A few weeks ago I ran into a coworker and longtime friend who I hadn’t seen in months so we had the obligatory catch-up chat during which he said that his wife had had a bad cold and was finding it really difficult to be bedridden. What made it particularly hard for her was that she felt she couldn’t be the kind of mom she wants to be.
I told him that I understood her frustration because I’ve felt it many times. Then I shared what I’ve learned about being a sick parent: you don’t need to be at your best to be the best parent.
Here are some of my sick day tricks:
Pizza pyjama movie nights. We get into our pjs right after school, order pizza, and lay on the couch watching movies until bedtime.
See an afternoon matinee (or two). Relaxing in comfy chairs, in a dark air conditioned room is perfect. And it gives us something to talk about for the rest of the day.
Cloud watching, chalk drawing, skateboard practise, bubble blowing. These are all outdoor activities she can do while I sit on our front steps (or lay down on the lawn if necessary.)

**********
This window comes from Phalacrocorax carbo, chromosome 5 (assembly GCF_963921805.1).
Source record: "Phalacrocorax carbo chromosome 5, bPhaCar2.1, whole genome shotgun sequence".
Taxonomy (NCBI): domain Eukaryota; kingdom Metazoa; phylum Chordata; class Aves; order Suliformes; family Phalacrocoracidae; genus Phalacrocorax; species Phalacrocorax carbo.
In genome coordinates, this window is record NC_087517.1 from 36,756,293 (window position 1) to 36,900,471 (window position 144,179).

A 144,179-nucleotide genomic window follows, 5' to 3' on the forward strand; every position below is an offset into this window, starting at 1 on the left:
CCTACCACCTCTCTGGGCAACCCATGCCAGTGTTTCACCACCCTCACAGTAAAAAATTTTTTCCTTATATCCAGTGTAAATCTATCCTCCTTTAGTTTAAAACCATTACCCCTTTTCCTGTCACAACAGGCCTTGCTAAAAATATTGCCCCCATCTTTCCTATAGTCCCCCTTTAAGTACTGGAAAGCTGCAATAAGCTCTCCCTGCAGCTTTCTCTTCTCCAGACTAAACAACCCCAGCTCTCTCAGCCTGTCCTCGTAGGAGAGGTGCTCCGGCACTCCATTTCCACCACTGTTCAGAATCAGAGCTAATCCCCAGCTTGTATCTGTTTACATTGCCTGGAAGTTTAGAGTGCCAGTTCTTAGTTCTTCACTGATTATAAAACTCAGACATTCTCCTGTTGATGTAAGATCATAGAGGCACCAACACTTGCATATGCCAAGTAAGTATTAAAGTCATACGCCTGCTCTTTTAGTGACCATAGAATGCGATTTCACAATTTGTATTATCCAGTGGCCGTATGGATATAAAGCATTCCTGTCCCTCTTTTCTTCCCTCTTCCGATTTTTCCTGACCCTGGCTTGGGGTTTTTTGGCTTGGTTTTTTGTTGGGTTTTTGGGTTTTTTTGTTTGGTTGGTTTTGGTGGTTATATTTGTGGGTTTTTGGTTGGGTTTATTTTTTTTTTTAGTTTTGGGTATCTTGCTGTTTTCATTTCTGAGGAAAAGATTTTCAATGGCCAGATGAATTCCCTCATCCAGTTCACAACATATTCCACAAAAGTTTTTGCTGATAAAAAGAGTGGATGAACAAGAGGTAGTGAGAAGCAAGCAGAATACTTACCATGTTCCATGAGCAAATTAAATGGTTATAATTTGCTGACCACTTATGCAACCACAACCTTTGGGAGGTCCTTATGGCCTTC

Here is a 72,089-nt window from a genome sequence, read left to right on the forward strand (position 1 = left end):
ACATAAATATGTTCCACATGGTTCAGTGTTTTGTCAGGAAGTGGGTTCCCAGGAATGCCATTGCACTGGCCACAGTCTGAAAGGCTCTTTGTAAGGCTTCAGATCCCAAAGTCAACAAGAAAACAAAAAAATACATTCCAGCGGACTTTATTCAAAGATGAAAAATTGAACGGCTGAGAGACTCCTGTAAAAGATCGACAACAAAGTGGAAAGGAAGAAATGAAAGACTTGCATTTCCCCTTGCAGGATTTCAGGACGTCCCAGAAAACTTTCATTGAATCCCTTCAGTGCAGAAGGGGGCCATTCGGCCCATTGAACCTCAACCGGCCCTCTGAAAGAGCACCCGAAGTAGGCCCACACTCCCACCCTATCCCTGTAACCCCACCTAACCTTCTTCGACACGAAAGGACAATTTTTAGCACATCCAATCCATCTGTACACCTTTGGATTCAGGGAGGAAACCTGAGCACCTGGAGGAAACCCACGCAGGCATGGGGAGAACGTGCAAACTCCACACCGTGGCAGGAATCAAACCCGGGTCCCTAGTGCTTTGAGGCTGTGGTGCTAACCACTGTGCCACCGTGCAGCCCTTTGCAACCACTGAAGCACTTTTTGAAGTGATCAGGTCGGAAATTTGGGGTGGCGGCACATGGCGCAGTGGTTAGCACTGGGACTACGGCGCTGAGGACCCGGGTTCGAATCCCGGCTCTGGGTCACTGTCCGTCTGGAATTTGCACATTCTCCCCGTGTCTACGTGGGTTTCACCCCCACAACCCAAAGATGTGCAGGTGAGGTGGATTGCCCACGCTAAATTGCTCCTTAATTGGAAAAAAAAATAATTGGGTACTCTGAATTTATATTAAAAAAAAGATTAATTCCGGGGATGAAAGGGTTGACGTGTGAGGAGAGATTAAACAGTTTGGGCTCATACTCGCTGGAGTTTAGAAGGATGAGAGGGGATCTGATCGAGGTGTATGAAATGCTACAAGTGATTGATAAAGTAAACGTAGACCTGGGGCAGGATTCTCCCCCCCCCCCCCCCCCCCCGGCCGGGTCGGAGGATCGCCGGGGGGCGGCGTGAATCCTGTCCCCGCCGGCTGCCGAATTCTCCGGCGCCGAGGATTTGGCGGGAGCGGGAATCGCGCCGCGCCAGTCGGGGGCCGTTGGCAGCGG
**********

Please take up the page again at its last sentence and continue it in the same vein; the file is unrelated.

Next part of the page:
Play time at Ikea or McDonald’s. I find a comfy chair and a tea while she burns off some energy by climbing and running. Bonus points if I text a friend to meet us there – instant play date for her and some nice mum chats for me.
Play with tiny toys. We have some old Polly Pocket compacts from the 90s which are offer an entire world to explore without requiring you to ever get up and move. Colouring, play dough, and Lego are similar.
Find good friends (or family). Our best friends have 4 kids so on bad day we often spend the evening there. My daughter is part of the pack and is thoroughly entertained. My friends feed her along with theirs, and I lay on the couch being a blob. I don’t know what we’d do without them.
Bedtime snuggles with the iPad. Because my illness affects my vision, and sometimes my speech, reading bedtime stories can be tricky. That’s when I’m especially grateful for all those books I have memorized (I’m looking at you Goodnight Moon and The Very Hungry Caterpillar) as well as cbeebies bedtime stories on YouTube.
In short, what I’ve realized is that kids don’t really care what you do with them. They just want you with them.